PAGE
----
The 2013 Financial Stability Review of the Deutsche Bundesbank
Low interest rates and an ample supply of central bank liquidity have helped to ease the tensions on the international financial markets. So far this year, the German financial system has also benefited from this situation. However, the Bundesbank believes that these exceptional financial conditions present risks to financial stability the longer they prevail.
In addition, high levels of public and household debt in a number of euro-area countries continue to pose a significant risk. "The debt crisis is not yet over," said Sabine Lautenschläger, Deputy President of the Deutsche Bundesbank, at today’s presentation of the 2013 Financial Stability Review. As was the case last year, she emphasised that "the time bought using central bank measures must be used to tackle the causes of the crisis through structural and institutional reforms. It is particularly important to keep these reforms on track."
Although the low interest rates have helped to ease the situation, Dr Andreas Dombret, Member of the Bundesbank’s Executive Board, noted that "the longer the low-interest-rate environment lasts, the greater the undesired side-effects and risks for financial stability," adding: "the low-interest-rate environment is placing a growing strain on the German financial system".
For instance, low interest rates are increasingly eating away at life insurers’ financial buffers. "Low interest rates are making it more and more difficult for life insurers to generate guaranteed returns," explained Mr Dombret, who is responsible for financial stability issues. He added that low interest rates are creating higher valuation reserves on insurance companies’ balance sheets, which have to be paid out to policyholders. Mr Dombret continued: "In the interests of financial stability, a sound and sustainable regulatory framework should be created for policyholders’ participation in valuation reserves."
The German banking system is also affected by the low-interest-rate environment because interest income is traditionally its most important source of earnings. "The fierce competition for customers over the last 15 years has halved the banks’ interest margins from 200 to 100 basis points. And the low-interest-rate environment is now placing further strain on the banks," explained Ms Lautenschläger, who is responsible for banking supervision at the Bundesbank. She said that this would put some banks’ business models under considerable pressure in the medium term and that it would therefore be essential to adjust their cost structures. Despite the intense competition in the German banking sector, she pointed out that banks’ resilience had further improved in comparison to the previous year, partly due to the robust domestic economy. Ms Lautenschläger emphasised that the institutions had once more decreased their debt ratio and increased their capital ratio compared to last year. "The balance sheet adjustments carried out over the last few years have also decreased risk and increased capital ratios – this is a positive development, especially in terms of the European Central Bank's comprehensive balance sheet assessment," she said.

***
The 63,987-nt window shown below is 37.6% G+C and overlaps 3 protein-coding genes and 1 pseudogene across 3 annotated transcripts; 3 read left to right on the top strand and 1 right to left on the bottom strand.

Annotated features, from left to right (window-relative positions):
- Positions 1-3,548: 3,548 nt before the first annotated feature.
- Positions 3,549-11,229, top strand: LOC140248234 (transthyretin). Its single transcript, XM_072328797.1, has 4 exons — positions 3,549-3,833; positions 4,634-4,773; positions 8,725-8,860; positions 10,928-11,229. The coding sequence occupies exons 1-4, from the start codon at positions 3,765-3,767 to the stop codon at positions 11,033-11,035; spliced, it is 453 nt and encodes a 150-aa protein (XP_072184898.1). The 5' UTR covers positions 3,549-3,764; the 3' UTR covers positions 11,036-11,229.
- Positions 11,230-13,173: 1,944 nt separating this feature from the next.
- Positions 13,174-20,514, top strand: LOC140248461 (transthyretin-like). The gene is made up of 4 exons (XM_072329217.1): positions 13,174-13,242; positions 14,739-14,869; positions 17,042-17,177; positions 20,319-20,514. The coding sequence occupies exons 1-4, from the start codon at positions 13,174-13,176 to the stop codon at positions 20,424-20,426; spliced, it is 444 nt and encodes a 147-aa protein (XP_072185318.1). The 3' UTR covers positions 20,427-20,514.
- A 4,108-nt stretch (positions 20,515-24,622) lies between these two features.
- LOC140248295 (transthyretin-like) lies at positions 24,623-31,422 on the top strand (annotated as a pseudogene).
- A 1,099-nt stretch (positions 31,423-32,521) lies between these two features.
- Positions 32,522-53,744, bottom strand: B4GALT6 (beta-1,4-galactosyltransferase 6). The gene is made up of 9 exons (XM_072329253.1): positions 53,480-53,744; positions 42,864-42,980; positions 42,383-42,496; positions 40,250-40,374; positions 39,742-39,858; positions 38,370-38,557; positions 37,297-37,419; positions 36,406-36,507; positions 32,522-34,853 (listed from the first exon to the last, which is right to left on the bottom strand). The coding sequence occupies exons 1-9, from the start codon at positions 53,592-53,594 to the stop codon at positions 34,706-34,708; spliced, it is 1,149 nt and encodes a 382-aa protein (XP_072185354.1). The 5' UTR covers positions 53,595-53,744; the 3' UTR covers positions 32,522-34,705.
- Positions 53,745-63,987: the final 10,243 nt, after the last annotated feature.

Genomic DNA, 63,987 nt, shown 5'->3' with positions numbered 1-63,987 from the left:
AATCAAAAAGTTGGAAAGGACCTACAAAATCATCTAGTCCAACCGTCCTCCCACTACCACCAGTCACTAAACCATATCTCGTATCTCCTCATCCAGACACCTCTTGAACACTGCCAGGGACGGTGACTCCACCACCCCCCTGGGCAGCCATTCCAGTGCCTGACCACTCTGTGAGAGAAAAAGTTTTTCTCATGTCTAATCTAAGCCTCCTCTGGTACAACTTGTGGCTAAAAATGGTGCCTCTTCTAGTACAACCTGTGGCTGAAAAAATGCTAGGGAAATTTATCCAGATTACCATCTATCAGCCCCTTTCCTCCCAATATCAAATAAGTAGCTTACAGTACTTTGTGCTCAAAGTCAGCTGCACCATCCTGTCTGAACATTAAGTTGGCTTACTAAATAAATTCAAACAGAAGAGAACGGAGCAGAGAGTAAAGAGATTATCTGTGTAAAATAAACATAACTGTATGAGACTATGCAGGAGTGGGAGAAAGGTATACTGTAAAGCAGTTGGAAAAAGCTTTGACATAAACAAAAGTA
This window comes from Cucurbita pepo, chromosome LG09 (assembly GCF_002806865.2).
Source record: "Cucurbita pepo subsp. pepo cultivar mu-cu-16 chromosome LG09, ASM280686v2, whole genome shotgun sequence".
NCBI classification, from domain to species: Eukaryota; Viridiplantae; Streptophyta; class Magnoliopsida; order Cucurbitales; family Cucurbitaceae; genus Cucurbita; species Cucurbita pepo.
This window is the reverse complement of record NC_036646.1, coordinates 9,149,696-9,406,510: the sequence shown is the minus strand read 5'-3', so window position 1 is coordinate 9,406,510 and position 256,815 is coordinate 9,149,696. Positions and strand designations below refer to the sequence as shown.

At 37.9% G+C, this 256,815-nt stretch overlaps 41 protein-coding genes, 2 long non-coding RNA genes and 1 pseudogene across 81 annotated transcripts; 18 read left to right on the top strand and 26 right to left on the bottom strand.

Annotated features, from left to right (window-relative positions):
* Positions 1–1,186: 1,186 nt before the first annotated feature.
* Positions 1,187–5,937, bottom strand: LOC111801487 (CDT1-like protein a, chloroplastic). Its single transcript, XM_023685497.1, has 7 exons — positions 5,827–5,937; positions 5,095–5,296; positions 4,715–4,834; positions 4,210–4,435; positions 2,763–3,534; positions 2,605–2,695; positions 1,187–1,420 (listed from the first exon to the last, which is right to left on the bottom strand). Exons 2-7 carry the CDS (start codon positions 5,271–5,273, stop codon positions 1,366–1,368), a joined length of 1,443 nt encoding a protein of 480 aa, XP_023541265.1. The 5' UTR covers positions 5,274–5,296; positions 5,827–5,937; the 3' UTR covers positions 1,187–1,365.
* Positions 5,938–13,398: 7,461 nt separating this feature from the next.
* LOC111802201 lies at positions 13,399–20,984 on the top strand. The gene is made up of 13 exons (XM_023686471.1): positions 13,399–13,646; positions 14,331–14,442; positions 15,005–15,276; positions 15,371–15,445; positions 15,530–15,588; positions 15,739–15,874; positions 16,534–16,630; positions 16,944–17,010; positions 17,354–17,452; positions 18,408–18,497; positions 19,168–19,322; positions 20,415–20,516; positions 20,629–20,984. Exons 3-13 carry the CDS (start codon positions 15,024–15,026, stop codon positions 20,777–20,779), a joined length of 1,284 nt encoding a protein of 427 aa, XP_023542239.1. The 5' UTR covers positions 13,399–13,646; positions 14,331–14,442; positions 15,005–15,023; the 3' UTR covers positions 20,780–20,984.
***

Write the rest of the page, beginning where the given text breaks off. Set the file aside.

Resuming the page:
The low-interest-rate environment is also affecting developments on the German housing market. Housing prices have risen significantly over the past few years, particularly in cities. After prices in these areas rose by almost a quarter between 2009 and 2012, the Bundesbank expects a further price increase of around 9% in 2013. However, the Bundesbank does not see this as a serious risk to financial stability. "In view of households’ sound levels of debt sustainability and a moderate rate of growth in lending, rising property prices do not at present harbour any excessive risks to stability," said Mr Dombret. He added: "However, the possibility that property owners could experience wealth losses due to potential price corrections cannot be ruled out". Mr Dombret continued: "The experience of other countries has shown that a prolonged period of low interest rates can result in price bubbles." He confirmed that the Bundesbank would therefore continue to monitor the situation on the German housing market closely.
Overall, he emphasised that it was important to keep a close watch on the impact of low interest rates on financial stability and that the longer the period of low interest rates lasted, the more likely it was that macroprudential instruments would be employed. "One thing is certain: as soon as we see a risk to financial stability, we will act," said Mr Dombret.